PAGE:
The Courier News from Blytheville, Arkansas on June 9, 1950 · Page 8
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The Courier News from Blytheville, Arkansas · Page 8

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Friday, June 9, 1950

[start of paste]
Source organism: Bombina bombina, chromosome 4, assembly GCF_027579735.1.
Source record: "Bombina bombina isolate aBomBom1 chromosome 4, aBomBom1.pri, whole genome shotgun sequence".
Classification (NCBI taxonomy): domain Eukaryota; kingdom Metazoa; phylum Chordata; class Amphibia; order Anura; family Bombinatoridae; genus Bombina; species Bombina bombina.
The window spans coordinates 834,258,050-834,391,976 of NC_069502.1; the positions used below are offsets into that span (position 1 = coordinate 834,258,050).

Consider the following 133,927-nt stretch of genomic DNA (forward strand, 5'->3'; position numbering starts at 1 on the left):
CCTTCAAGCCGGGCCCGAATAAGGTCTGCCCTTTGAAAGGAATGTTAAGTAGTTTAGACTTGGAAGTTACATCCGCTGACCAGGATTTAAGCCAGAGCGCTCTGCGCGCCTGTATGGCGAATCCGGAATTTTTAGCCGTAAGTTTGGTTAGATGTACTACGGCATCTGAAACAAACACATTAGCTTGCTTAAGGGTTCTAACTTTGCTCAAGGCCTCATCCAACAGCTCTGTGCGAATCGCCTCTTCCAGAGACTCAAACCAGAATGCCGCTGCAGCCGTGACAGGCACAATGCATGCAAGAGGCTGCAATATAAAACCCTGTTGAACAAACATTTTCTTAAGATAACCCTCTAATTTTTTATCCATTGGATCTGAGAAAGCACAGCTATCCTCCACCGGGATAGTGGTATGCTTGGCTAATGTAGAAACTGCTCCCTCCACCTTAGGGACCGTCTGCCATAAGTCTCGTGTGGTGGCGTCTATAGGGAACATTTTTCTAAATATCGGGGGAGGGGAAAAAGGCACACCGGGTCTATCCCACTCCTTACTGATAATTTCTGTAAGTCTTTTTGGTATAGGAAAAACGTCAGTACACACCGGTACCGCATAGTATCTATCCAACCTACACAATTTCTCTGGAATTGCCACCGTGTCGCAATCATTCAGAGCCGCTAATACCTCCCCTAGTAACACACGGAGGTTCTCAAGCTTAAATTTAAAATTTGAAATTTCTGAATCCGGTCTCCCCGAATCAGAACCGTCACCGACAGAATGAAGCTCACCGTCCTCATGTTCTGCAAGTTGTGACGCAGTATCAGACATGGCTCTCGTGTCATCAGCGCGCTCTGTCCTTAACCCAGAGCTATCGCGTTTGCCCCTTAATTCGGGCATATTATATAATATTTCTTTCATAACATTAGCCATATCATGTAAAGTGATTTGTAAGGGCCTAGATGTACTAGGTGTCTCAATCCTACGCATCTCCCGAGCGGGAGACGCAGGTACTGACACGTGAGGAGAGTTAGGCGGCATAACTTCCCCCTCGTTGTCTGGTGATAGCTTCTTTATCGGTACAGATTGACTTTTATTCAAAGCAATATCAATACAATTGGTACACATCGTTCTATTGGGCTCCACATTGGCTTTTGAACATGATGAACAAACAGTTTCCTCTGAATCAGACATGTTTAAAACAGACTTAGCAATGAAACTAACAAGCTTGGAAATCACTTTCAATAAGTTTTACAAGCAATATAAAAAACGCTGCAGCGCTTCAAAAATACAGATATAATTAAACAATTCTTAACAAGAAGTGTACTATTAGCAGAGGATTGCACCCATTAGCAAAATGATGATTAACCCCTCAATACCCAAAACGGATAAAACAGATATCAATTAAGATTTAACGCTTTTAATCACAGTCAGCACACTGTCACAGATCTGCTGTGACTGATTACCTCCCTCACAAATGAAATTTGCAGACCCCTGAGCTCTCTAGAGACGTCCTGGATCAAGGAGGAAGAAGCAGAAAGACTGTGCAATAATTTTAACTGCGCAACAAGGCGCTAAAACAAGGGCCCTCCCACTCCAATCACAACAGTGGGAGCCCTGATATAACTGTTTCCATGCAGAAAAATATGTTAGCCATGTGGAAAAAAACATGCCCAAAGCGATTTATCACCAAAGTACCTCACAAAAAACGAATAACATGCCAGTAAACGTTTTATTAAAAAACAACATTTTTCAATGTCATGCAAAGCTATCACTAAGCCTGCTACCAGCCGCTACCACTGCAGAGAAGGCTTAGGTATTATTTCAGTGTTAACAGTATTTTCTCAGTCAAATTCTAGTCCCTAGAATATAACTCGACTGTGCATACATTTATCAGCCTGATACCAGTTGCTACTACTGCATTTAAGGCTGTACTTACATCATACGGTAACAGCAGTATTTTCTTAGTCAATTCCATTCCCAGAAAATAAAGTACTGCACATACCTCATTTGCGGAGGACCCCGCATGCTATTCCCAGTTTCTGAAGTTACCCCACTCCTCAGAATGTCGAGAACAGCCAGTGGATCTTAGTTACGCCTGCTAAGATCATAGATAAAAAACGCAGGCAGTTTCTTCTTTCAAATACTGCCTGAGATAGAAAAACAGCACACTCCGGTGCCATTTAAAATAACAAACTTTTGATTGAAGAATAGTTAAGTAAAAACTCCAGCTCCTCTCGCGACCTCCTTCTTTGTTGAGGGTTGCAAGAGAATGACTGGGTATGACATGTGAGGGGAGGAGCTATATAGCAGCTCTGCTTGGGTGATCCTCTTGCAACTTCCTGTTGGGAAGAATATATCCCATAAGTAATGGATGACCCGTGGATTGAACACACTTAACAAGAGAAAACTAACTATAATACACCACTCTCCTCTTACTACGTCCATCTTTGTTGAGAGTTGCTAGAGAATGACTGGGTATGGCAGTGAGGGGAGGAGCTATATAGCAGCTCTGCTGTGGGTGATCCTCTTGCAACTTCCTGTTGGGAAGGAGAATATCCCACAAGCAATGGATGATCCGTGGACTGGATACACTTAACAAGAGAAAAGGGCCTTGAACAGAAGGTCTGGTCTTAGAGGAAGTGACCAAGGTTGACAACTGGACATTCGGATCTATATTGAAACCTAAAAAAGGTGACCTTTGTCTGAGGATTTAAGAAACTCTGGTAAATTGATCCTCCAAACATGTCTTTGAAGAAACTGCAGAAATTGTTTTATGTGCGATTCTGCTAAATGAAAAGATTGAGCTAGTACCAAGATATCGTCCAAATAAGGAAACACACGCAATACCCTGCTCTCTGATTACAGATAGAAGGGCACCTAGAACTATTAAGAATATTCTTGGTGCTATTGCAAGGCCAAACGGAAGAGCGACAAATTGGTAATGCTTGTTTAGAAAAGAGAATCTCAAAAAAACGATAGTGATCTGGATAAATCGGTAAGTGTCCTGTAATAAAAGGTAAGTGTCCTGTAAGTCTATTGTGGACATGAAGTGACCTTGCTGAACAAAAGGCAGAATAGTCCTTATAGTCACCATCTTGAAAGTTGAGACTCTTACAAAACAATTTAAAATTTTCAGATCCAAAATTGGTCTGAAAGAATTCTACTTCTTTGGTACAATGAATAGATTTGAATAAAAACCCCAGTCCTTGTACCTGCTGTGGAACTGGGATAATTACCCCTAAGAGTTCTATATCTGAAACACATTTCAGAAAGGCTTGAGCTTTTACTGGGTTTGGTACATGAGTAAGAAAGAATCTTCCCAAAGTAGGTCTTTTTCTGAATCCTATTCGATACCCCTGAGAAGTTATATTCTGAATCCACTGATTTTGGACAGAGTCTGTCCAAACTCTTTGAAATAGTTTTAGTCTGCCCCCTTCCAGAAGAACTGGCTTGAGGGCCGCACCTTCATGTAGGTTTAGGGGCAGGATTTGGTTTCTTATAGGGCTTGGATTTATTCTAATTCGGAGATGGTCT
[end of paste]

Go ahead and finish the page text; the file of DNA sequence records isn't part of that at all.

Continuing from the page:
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PAGE EIGHT ' BLYTHRVTLLB (ARK.)' COURIER NEWS TliK iJLYTHBVILUE COURIER NKW» THE COURIER NEWS CO. H. W HA1NES, Publisher HAHKT A. HAINES, Assistant Publisher A i, FRED/HCKSON, Associate Editor PAUL D HUMAN. Advtrtitlnc Manager Sol« Nation*! AdTertlsing Reprcsentatlrei: Wallace Winner Co, New York, Chicago Detroit Allanti, Memphis. Entered as second class matter at the pott- office at Blytheville, Arkansas, under act of Con• res«. October 9 1117 Uember of The Associated Pre&i SUBSCRIPTION RATES: By carrier In the city ol Blytheville or anj iuburb»n town rhere carrier tervlce U intlc- lalned, 20c per Keck, or 85c per mouth Bj mall, wilhln a radius of SO miles H.CXJ p*i year. $2.00 lor six months, (1.00 for three months: by mill outside 50 milt aone. 110.00 per rear payable In advance. Meditations For (he kingdom of God it not meal and drink; but righteousness, anil ycace, and Joy in Die Holy GlJOht.—lEonmts H:U * * 4 The Saviour comes in the strength ol righteousness. Righteousness us at (he bottom or nil things. Righteousness is thorough; it Is (he very spirit of unsparing truth.—Phillips Brooks, Barbs ' As soon as a political campaign is over it's no longer sporting to call a tnati a horse thief. * + t JiiAt after marriage A contortionist was »r- resttMl for forgery. And to think that his wife might have straightened him out, * * * Home-grown vegetables result from tiie sort of work that brings dad the groan around home. * ' * The * Triple object inn to hidden tax eft Is that they mre too easily found. * * * Advice to little kids: It will soon be time to keep your fingers out ol the electric fan. Parental Supervision Cure for Teen-Age Crime From coast to const Uie kids are funning wild. H'a high sport for youngsters to beat up innocent people, to shoot-and • ' kill each other in well-generaled gang wars, to /ill city streets with terror and violence. From remedies offered, certain definite ideas emerge. Youngsters need companionship and organized, disciplined group activity in healthful surroundings. Delinquency can spring up when any of the elements basic to normal •growth is missing. That crowded city shims are oreed- . ers of crime i s accepted by the experts. Dirty tenements and endless stretches of cheerless pavement don't encourage the rounded life for urban youth. But you can't put all the blame on the. slums. Many' a pcor lad has licked his bad environment and gone DJI to success in his chosen field. Plenty of . youngsters grow to adulthood in a mean setting without running amok. Modern city family life frequently is much at fault. Good parental discipline is no longer a common commodity. Parents may be pre-occupicd with grubbing a living, or perhaps merely with enjoying themselves. Whatever the reason, they're indifferent to their children's normal needs. , Some psychologists see the city family set-up as wholly artificial from the youngster's standpoint. Living too often in cramped apartment quarters, the parents put the damper on a child's natural impulses It ward noisy play, adventure, excitement. Movies and radio, welcomed by parents as outlets for youthful enthusiasm, nnfortunately lend to warp those impulses into unhealthy channels. Most experts agree that movie-radio emphasis on crime is doing grave damage to impressionable minds. Better housii.g, real play space, green grass are obviously desirable substitutes for dismal skims. Where slum clearance is a remote goal, churches, schools and school yards, community centers and fraternal halts should be made available to kids for a wide range of organized activities The parents I we a double responsibility in this problem. They must face up to I heir basic task of disciplining their children wisely and continuously. Outside activities need the touch of parental supervision. lint perhaps even irore important, parents have got to make a real place for their children in the crowded city home of loday. S'.u.oing UILMII off to the movies or onto the streets i s shirking their duty. At sacrifice to themselves, mothers and fathers have got to find as many home outlets as possible for their youngsters normal urges Home is not much of a child's world right now; it ought lo be a better one. Relief from Hot Weather And the Daily Strain Spring is fast fading' into summer and what are commonly called "Dog Days" are in the foreseeable .future. As fishing, baseball, swimming and just plain loafing becoming more attractive every day, work and Hie worries of work-a-day life become increasingly difficult to face cheerfully. As the sun climbs higher, our interest slips accordingly in such non- cooling items as the cost of living, Congressional turmoil, government spending, political hogwash and Senatorial investigations. 13ut every now and then a bit of . relief is offered. In this vein falls such things as beauty contests held in Blytheville and Osccola last night. ]t eases considerably the weary mind to be able to get outdoors and contemplate nothing more taxing than a parade of comely young ladies. The Communists are creating disturbing news In both Germany and Japan, Reds are being Hunted in all corners of Washington and defense spending has become a crucial issue We don't recommend that citizens fail to follow current events closely, but it must be admitted that some relief is due at times. The world is awnirl with "situations." The weather is hot and the mind tires easily. But there's the second round of the Blytheville Bcaiily Pageant coming off tonight—some relief has arrived. Views of Others 'Spiramid' An abstract form of beauty called the "Spir- amid" is lo be eroded on Ihe Chicago Hilr Grounds. Broad at the bnse and tapering, designed In the suggestion of a limitless spiral, it has been given nn aplcr nnmc than Webster's generalized "spiraloid. 1 It suggests, we rend, "the upward spiral of progress to new and ever loftier heights In the standards of American living." The fair itself .scheduled to open June 24, Is planned «s an "exposition of the American way of life." After the fnir Is through wilh this object, which would have made a swell paperweight for Paul Bunwan anecdotes, we trust it and its name will be preserved lor nr even apler symbolizing of the New-Fair Deal nnd transplanted (o Its sent nl the capital. In fnct, the "Spirarnid Deal" is itself a more npproprinte nnd succinct title for Dr. Truman's combination of recipes and experiments than any that easily comes to mind. What other term so graphically suggests the endless pyramiding of debt, spending, taxes, nnd votes, the spiral of wage hikes price hikes, higher cast for the same standard ol living, depleted worth of pensions, insurance, relief checks, etc., and the responding twirl of more taxes.' more costs, more wage hikes, more price hikes ad infinltum? And ah, the esthetics of it alll The giddiness of the swift nnd overlapping curve, the clean bcauty-of-going to no&ody-knows-where except that it's "further on, the delights of oratorical self-eulogy and saintly nnnoinltngs. the ecstacy of HAVING ALL THAT DOUGH TO SPEND. "Spiramid" is one of those words thai, a New Dealer can use with full faith in its complimentary connotations, and that an anti-New Dealer and mlddle-roader can pronounce with fine sibilant effect. There is. too, a place on the symbol it describes for the little man. There he is, tight at the top of the pyramid-spiral, his legs dangling, his arms clutching, braced /or nnother whip around the ascending circuit. —NEW ORLEANS TIMES-PICAYUNE Gains and Losses. The federal Rovemment Is stock-piling some essential minerals, rubber nnd other "sinews ot war" in case of need. A Maine Congressman, Representative Fellows, thinks the nation ought to be "stockpiling spiritual resources." He says we have more houses than In 1900, but fewer homes; bolter school buildings, but no greater wisdom; lime-saving devices unknown 50 years ago. but find no more opportunity to be with our children. "We have gained 1,1 pecuniary wealth, and lost in sense of values." he declares. There's enough truth in tl at to give It the solemn lone of a warning Long ago. the ultimate wisdom on this mutter was spoken in these words: "The life is 'more than meat, and the body more than raiment." —ARKANSAS DEMOCRAT So They Say It's socialized medicine. . . Tliesc soothsayers of the political healing arts . , would pick out pockets to pay for a large new political bureaucracy.— Gov. Thomas E. Dcwey ot New York, on compulsory health insurance proposal. * t » If the (Republican) Party becomes progressive, as it was in 'he days ol Teddy Roosevelt. we're going to dcirat the Democrats in 1952.— Gov. James H. miff of Pennsylvania. * * f There is a universal feeling that war means catastrophe for all.—UN S'.cretnry-General Trygve Lie. after talks with leaders of the U. S.. Great Britain. Prance and Russia. » • * We will carry on the fi^hl lo repeal Ihe Taft- Hartley Acl and replace H with a law that is fair to both management nnd labor.—President Truman. FRIDAY, JVKfj 9, Get Him Out—And Keep Him Out, Sam DEMOCRACIES UNION Peter Edson's Washington Column — Chinas UN Seat Has Become 'Hot Potato' in Global Politics WASHINGTON —(NEA)— First showdown on U.S. relations wilh the Chinese—both Nationalists and 'Jommimists—may come in September when United Nations General Assembly and Security Council meet again. An initial test may come on a nove to unseat he Chinese Nn- ionalist govcrn- nent's delegate to he General Assembly. Since the EDSOT lent 3s now on from the Russian bloc to have the Nationalist gov- •rnmcnt expelled from the UN. this vlll be an important vote. Expulsion of any member from the the United Nations must first bejever, the Russians ,^ UB11 ,, CU uie recommended to the Assembly by I Ho-Chi-Minh movement in'French " " "' """" Indo-China. That made Prance decide to switch its vote and it raised the interesting question of whether the Security Council.- The United States has taken the position that it recognizes only the Nationalist government and will continue to recognize it. * In the Security Council, the United States will take the position that it will vote against admission of the Communists' so-called Chinese People's Republic, but will not consider this a veto. That menus the question could be decided in the Security Council by a majority, or seven of the 11 members. Last year the Russians , might have had such n majority, since France nnd Egypt were about to recognize the Chinese Communist government, along with Britain, Yugoslavia, Norway, India, Russia. At the inopportune moment, how- Peace Dove Cooing In 2 Separate Keys By CLARKK BKACH AP Foreign Affairs Analyst (for DeWltt Mackenzie) Peace talk, from two widely di- vcrecnt angles, has been a leading theme In Washington /or some days. Many top officials, from the President, down, have been saying that the outlook for peace is better now than for some time because rearn)- pinent is progressing so satisfaclor- Ily. The military strength which the Atlantic Pact nations are developing will act as a deterrent to Russia if she contemplates an attack, they say. Sunday School Lesson By WILI.IAM E. GH.ROY, 1). 1). Salvation through judgment is the dominant theme of the Prophet Zephaninh, who lived and prophesied more than 600 years before Christ. It was in the reign of Josiah, King of Judah. and one should read the twenty-second and twenty-third chapters of n Kings to get the historical setting and the events of the time. Josiah was only eight years old when his father died nnd he began his reignT But in his eighteenth year n great reformation occurred upon the discovery in the Temple of the Book of Law, probably portions of the Book of Deuteronomy. Such a reformation, vividly described in II Kings 22, was long overdue, for the preceding reigns great wicked- idolatry, and corruption of had been times of ness, with flagrant the degration and worship. The times were pregnant with danger, and the fall of the kingdom, with the exile of the people lo Babylon, was not far off. The little land of Palestine was caught, as it has often been, between great wnr- ring empires, and Josiah, himself was to fall in battle, when he became involved against Egypt. It was a time of opportunity, as well as of peril, for prophets, if they spoke words of truth and warning, if they pointed at the evils But Trygve Lie, secretary general of the United Nations, in the proposals recently made public, suggested that new negotiations b* commenced to bring the armament* rnce under control. Then yesterday a bl-parliEBi! group of H senator* and representatives proposed that Congress advocate an imme special session of the United tions general assembly to stop tin armaments race. Acliecoa Is Sympathetic Dean Acheson, secretary of stat*. yesterday expressed sympathy with Lie's proposals and gave assurance that the United States would continue Its four-year effort In the United Nations to find some method for effective armaments control. But in the following statement he made it clear that he does not feel that a reduction in armaments by the Western powers at this time will promote the cause of peace: "We must carry forward In our own determination to create situations of strength in the free world because this is the only basis on which lasting agreement with the Soviet government Is possible. Thii in our judgment Is the road to peace." Purpose of Soviet If any new disarmament negotiations were begun at this time, the viewpoint of diplomatic officials in Washington is that the Soviet Union would adopt Its customary practice of using the conference as a means of promoting some purpose of its own. And real disarn><i- ment is unlikely to be that puriffc. This Soviet tactic, as seen in me United Nations, was thus described by Acheson: "The difference between the So- vlel attitude and our own and other Western governments' attitudes toward the United Nations is that trie Soviet government uses it as an instrumentality for whatever kind oJ maneuver it wishes lo indulge in at the time; whereas we do our best to carry out the purposes of ths charter." , Russia .May Agree Some observers wouldn't be surprised to see the Russians eagerly agree to any new disarmament conference which is proposed, although = ' " t.-.-j fj'->,»L>,ii at kilt: evils Hi i, L j 11- i and weaknesses of what was ostcn- estimated that they are. sibl.v a time of prosperity they were! s P eudln S almost three times as much subject to the charge 'that they ?" ., thrteir '"""">; Program as the were pessimists, and disloyal to H',V- States. They have been ,,'. . .. Liijivjjrm IV t^R-!nrr na.i^n r,,~ l n .._ .. j, their nation. Even today. In our modern democracies, people don't like to hear the Russians renlly want Commun- anything btrt favorable words Yet 1st China in the United Nations. " ' ' " Parliamentary Puzzle The United Nations charier es- tablishetl China It is not the strength, but the weakness, of our modern societies that should be our concern, If we as one of the five wish to safeguard our future. permanent members of the Security I What would one think of a phvsl- Council. The possibility of a major! cian if - instead of facing nnd .treat- power becoming- so weak that it ! ir >g some diseased part of the bodv ,.„„,,, „„. u.,_ „ ------- could not hold its own us 'a permanent member of the Security Council was not envisaged by the UN founding fathers. Dr. T. P. Tsiang. the Chinese Nationalist UN delegate, has said that he will veto any move to unseat his government, which he apparently has the rieht to do as !on» as it Sn F.DSOX on Page li IN HOLLYWOOD Bj Ersklne Jonnscn NEA Staff Correspondent HOLLYWOOD — (NEA) — Belind the Screen: Ex-champ Mickey Walker's life story will be filmed "The Toy 'Huildog." Hut first t will be published as a 100,000- vortl book, just completed by tils -0-year-old daughter, Pat. For Iwo years Walker, the only nan ever to hold four titles, has jeen telling pat the fabulous yarn —how he was born with a black eye. learnc'd to fight because his nothcr ke;>t him in curls until he vas 9, earned 53,500,000 in the •ing. spent most of it, remarried he wife he divorced after 18 years mri was inspired into becoming an irlisl by the movie, "The Moon nd Sixpence." The little black-haired, flat-nosed Irishman expresses no amazement i'Cr his daughter's feelings for the story of his fighting career. He iaysi "-She has an instinct for the rins- 3hc sal there typing and tlucklnjr." Mickey's choice for the Toy Hull- lag—Mickey Rooncy or Audie Murphy. Klsa Lanchester is still wading hrough all the mail she and Charles Laughton received wh n n they won their American citizenship. "H poured in." she says. •Americans like to add people they consider suitable to their country think. "Charles keeps saying lhat now hat he's an American, even colors ook different. Hills and things. ,'ou know. The green looks greener, listen to me. The violins arc staring up. Eece-ecece." Startlcd-eyed Elsa plays Shelley Winter's sidekick in "Frcnchie." "I ;hink," says Elsa. "that they're paying me to be Jolly on the set." Ill A Kilt It's Mother's Day again for Ann Revere, who watts: I'm alwais 'just right' for these 'liter roles iinlll f pet to tlic s';i- tlio. Then 1'iii padded and wlggc<! because I don't look oM cnout:li. t I never look younp enough for anything." Ann—a mother again in "The Great Missouri Raid" — is" "Just right" for mother roles because ol ">H£ of licrnadctte" and "National Velvet." that won nn Oscar. "No one ever remembers seeing me in a sarong in 'Rainbow Island* and I don't think anyone even saw me as Jack Benny's secretary in 'The Meanest Man in the World'. " The sock comes when Ann shows up for work—youngish, witty, trim and fashionably gowned. There's an immediate dive for the make-up kit. But the mother roles keep coming and Hollywood, like director Henry King docs a double take at the off-screen Ann Revere. King spotted Ann, in shorts, on n racing bicycle in Beverly Hills. "Ve Gad*," lie screamed, "there's sound raptures nnd healthy the rest of --- -was? The prophets were spiritually- minded social physicians, nnd that Is why they dwelt so much upon the evils and injustices of their time. But their purpose was salvation. Zephnniah. like his greater contemporary. Jereminh, saw in the events of the time the judgments 'of God. Salvation came through judg- round of spades, he led the rest of South had to guess which defender liad the queen in ortle slam. "This particular player does not i>ul on nn net when he plays bridge, i>ut on this occasion he sat nnd thought for three and a half minutes before making a play. It seem- i ' ' ed like a year! ' ' "What can a player find to think about in all that time?" If East is a poor player, there is no problem. His discard of the deuce of diamonds should indicate that he does not hold the queen of that suit. If East is a good player, he might he thinks that South considers him poor player. If South antl East know each other to be good not discard "a what he held. discard the deuce of diamonds if Woman's College at Lynchburc Va ,,„ ,,,i.,t.. .,„,„...., ------ ,.. .. have returned home. " Only members of the family and . diamond no matter j w hen Miss Clarice Kennedy became . It is obvious that a: the bride of Mr. W. E. Armstrong club discard must be safe so South i at tho homp of Mr ' an<1 Mrs - Joseph would know that a diamond dis- I Bond, North Little Rock. Jla Soiibirons!" (Her character name in "Song nf lirrnailellc.") You'll be hearing \valtz. music and no cacophony from now on as the musical theme to the Cornel Witdc- Pnt Knight marriage. Cornel smiled at a model in a bathing suit at the Tropics and told me: "I realized a lot o; people were chagrined when our reconciliation worked. But then people are always chagrined when other people get along. "We were on (he New York stage together so what's the problem?" he asks. "Some people thougiit she was better than I and some people thought I was better than she. It's only out here in Hollywood, when you're connected with somebody who's established, thnt you're nothing." New Slnrl Meet Nancy Guild, glamor lecturer. "I've been out 15 times this year to speak nl theater exhibitors' meetings. I'm the exhibitors' dream girl in the corn bell." Nancy hasn't mailr a picture for I'ox in 3J4 years—"They haven't tin [I anything for me," she wails— bill she's clulcliing a new seven- year contract In her hands and is studying acting techniques. If it all works out the way Nancy hopes, she'll be playing the other' woman from now nn instead of sweet, .young things- Nancy's divorce from Charles Russell becomes final in October. Current l»y friend: Broadwav Sec HOU.VWOOD on fagr, 10 " • JACOBY ON BRIDGE By OSWALD .lACOBY Written otr NEA Service Finesse Guess Con Be Mental Workout "When tills hand was played In a rubber bridge game at our club recently." writes n Richmond fan. "leclarcr took a long time out for thought at one point. This puzzled me, as I shall soon explain. •West opened the king of spades, and South won with the ncc. South then drew two rounds of trumps West discarding a low spade. South continued with a third round ot trumps, and West discarded another .._ _ „ ..„., suuv , spade. East discarded the deuce of] Bast Is. as n starter. From there diamonds. he must go on lo such delicalc matters as East's opinion of South; and East's opinion of South's opinion of East. Sec what I mean? My own practice, however, is to make such decisions very quickly. H I think too long, 1 tend to outguess myself. 75 Years Ago Today Miss Mary Grace HIM left Saturday for Nashville. Tcnn.. where she will attend George Penbody College for three months, doing work Home Economics and toward her masters degree in Enfjliph. .She was accompanied by Dr. and Mrs. E. V. Hils nnd Betty Jenn, who will return today. Misses Mary Louise Tnylor ant: Juanita Smith, who received their A.B. degrees from Randolph-Macon " few intimate friends . ..... .... players. East would ' Llie wedding ceremony witnessed Saturday A762 3 V Q 10752 < > A J 10 * 95 A K OJ 8 4 S *• None ! * Q 8 -1 3 N Dealer A 105 ¥63 » Q742 A J 10 7 6 2 j * A 9 ' » K95 j f. A K N-S vul. Sovlh West North Kast [ I* 1 A 2 ! 2 * Pass 3 4 A Pass 4 » Pass V Pass * Pass 6 r Pass Pass Pass card meant monkey business. He ^vould probably see quite clearly that East actually held the queen of diamonds and was trying to disguise it. If East happened to be a really great bridge player, he might discard a diamond from a worthless holding. The idea would be to persuade South that East was trying to disguise n strong dia'mond holding. If yon think that this is now will will becoming very complicntcd. 1 agree with you. I think you have to agree with me. however, that South has plenty lo think about. He must decide how good cing peace for four years and making a variety of proposals for irmaments limitation. But whenever the Western powers have pinned them down to a practical method of reducing armaments, they have lost interest or exercised their veto. As a part of proposed disarmament agreements, the United States, among other nations, has offered to permit an international comjpis- sion to make thorough inspections in this country to assure that no atomic weapons were being Pflc- duccd. provided Russia did the sstHf. The United -States has agreed 'to let an international group take a census of all armaments in this country, if Russia also would permit such a census. Russia promptly rejected both proposals. Typical ReiJ Proposal A typical Russian peace proposal was that which Andrei Vishinsky made in the U. N. general assembly In October, 1948. He suggested that the five major powers reduce their armaments one-third. That would have meant that the United States would have been left with six combat divisions, and the countries of Western Europe with about 15. After the cut. however, the Soviet Army would still have had 127 combat divisions, and the satellite countries nbout 70. The Soviet view on disarmament was authoritatively expressed in a book, "The War Economy of tha U.S.S.R." written in 1947 by Nikolai A. VoUnesensky, then a member of the all powerful politburo. "To prevent the possibility of appearance within a future period of new Imperialist aggression against the Socialist homeland, and the beginning of a third World War, it i] necessary that the aggressor Imperialist countries be disarmed militarily and economically, and that the anti-imperialist democratia countries (Russia and her satellites) rally together." Musical Instrument Answer to Previous Puzzle "Declarer cashed the top clubs and led his remaining spade. West won with the jack of spades, and led back the queen of spades. East discarded n club on the third round of spades. 1 After South had ruffed the third HORIZONTAL 1 Depicted Russian musical instrument 10 II is in nature 11 Its basic tone is C 13 Stir 11 Bird 17 Nevada city 18 Soviet river 10 Type of bomV. 20 Preposition 21 Note of scale 22 Charts 25 Worry 27 It has been used orchestras 28 Behold! 29 Negative reply 30 While 31 Display (archaic) 33 Microbe 36 One (Scot.) 37 Lava 38 Precise 41 Wake lace « Den 46 Any •17 Philippine volcano 48 Advantages 19 It was studied at the Conservatory of Music 52 Flags VERTICAL 1 Vegetable 2 Singing voice 3 French article 'I Eucharistic wine vessels 5 Castor's - mother 6 Soon 7 Pronoun 8 New Zealand parrot 9 Descended 11 Out of 12 Russian river 15 Volume 24 Wintry precipitation 25 Banner P L 5 E A Si S N E P T 0 A S P T & A S L. A A =* : T H A L l t" O H ti "-.' S O r H fe ^ U £ S S 5 F T Y O H 0 3 1 P R 1 M ^ \> A R T S U a '$. ^ A T S F A M r ^ < E R a E hj 0 K A V A F ft Y 0 F P A H T P A L I. O O t L A W A R E <-N 1 A T M f- ^ !r> H R ^ 1 M T F 1=8, E 1 t B |= A B A tj 2G Flower 31 Enervates 32 Demigod 31 Incursion 35 War god 30 Small devils 40 Encounter 42 Footless animal 43 liobe ot offi« 44 Burden 45 Augments i 50 Tantalum ' (symbol) 41 Mountain lake 51 Railroad (ab.J |KJ